Canada’s Paralympic Raisin in the Sun

What happens to a dream deferred?

Does it dry up like a raisin in the sun?

—Langston Hughes

On December 3, 2009, The International Day of Persons with Disabilities, Canada tabled in the House of Commons the United Nations Convention on the Rights of Persons with Disabilities. According to Minister of Defense Peter McKay who tabled the Bill:

The government’s tabling of the Convention on the day the United Nations officially designates the International Day of Persons with Disabilities demonstrates Canada’s strong commitment to removing obstacles and creating opportunities for persons with disabilities.

The government indicated that this was important legislation and that it would work to pass the Bill in time for the Paralympic games in February.This certainly was a lovely dream. With athletes with disabilities arriving in Canada from all over the world, it would be great to tell them about how Canada placed a high priority on moving the convention through Parliament. Well, there are only a few weeks left before the paralympic games, and that dream  has faded away. When Prime Minister Stephen Harper prorogued Parliament early in January the Convention and everything else on the table was died. Of course, when Canada’s Parliament comes back to session Bills that dies on the Table can be introduced, and hopefully the Convention on the rights of Persons with Disabilities will be tabled again and hopefully it will resuscitated and brought back to life in Canada.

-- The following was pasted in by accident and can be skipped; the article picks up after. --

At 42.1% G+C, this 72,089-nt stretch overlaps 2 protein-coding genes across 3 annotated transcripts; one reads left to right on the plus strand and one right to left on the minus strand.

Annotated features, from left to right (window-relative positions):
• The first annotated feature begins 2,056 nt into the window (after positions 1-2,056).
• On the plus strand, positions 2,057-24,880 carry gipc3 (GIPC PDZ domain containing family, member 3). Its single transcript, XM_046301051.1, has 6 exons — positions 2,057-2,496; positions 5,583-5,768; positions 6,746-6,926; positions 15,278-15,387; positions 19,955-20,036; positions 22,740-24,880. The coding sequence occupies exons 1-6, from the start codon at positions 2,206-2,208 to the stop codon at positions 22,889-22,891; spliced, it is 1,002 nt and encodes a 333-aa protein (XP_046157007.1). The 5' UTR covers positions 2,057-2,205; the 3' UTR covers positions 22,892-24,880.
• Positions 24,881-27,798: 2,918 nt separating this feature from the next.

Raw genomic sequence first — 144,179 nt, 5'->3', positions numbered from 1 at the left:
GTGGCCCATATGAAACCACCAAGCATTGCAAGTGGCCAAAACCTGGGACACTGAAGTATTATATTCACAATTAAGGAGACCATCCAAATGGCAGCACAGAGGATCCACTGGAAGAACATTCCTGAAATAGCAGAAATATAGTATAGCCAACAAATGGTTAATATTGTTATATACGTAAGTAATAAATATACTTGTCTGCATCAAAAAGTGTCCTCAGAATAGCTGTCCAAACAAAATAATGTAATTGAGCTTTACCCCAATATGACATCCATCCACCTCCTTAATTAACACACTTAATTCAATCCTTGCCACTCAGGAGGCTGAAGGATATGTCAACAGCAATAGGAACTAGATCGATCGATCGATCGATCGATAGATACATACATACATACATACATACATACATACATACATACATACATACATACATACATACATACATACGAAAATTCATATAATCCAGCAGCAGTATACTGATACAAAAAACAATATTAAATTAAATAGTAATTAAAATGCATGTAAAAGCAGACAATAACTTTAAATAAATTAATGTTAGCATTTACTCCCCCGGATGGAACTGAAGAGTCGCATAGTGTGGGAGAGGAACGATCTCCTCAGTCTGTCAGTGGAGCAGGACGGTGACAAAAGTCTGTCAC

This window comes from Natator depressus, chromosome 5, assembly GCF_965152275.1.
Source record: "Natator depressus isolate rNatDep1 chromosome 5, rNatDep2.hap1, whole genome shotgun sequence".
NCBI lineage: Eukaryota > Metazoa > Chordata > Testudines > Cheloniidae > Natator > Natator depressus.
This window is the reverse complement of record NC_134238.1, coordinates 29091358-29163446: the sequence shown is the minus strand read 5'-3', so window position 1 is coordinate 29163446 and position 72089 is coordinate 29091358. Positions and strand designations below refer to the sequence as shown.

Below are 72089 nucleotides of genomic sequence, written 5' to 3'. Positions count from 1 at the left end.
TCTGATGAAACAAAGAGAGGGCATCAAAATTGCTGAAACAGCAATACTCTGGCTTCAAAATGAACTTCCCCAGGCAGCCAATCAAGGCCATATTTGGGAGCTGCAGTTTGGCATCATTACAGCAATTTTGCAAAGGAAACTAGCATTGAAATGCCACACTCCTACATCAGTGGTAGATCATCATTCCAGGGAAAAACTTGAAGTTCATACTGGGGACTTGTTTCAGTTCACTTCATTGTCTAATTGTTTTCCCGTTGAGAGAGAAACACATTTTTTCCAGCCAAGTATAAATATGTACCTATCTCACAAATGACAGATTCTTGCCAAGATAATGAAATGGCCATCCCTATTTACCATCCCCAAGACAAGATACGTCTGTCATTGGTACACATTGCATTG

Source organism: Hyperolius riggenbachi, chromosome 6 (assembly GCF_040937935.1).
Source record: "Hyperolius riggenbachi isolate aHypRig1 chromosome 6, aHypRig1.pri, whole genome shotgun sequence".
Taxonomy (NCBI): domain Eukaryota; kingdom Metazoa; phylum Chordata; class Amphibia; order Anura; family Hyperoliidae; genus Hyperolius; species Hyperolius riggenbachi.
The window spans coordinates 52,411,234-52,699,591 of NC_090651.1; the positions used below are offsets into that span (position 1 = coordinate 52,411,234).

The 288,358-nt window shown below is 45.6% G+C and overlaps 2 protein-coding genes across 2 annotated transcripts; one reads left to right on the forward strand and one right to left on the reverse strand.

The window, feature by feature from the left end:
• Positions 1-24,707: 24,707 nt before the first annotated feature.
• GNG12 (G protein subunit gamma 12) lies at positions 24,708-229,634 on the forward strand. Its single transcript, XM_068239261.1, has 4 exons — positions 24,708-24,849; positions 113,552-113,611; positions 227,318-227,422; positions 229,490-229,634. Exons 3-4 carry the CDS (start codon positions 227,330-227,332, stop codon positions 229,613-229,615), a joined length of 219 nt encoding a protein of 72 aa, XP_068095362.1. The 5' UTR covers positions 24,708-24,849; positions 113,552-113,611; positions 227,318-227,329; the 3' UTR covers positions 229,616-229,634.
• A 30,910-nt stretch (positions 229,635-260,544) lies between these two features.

Of course, there is little reason to believe that the Government actually wants to back away from its commitment to Canadians with disabilities. The dream is not dead, simply deferred. No doubt, when Parliament returns, reintroducing and affirming the Convention will be among the first priorities of all parties, or may be they will just table the convention every December 3rd to celebrate the International Day of Persons with Disabilities and kill it again a few weeks later. Canada was among the very first countries to sign their intention to ratify the Convention. If they had ratified by the start of the Olympics 2010, we would have been among the first 80 nations to ratify. Anyone want to bet whether we will be in the first 100?

Justice delayed IS justice denied.

Whatever the reason that the Government of Canada decided  to suspend Parliament, the Government owes Canadians with Disabilities and apology for making a show of putting the Convention on the Table and then killing it. Let’s hope the Government will demonstrate that this is not broken promise  and they actually care (at least a little about this) by ensuring that this is among the first orders of business when Parliament resumes.

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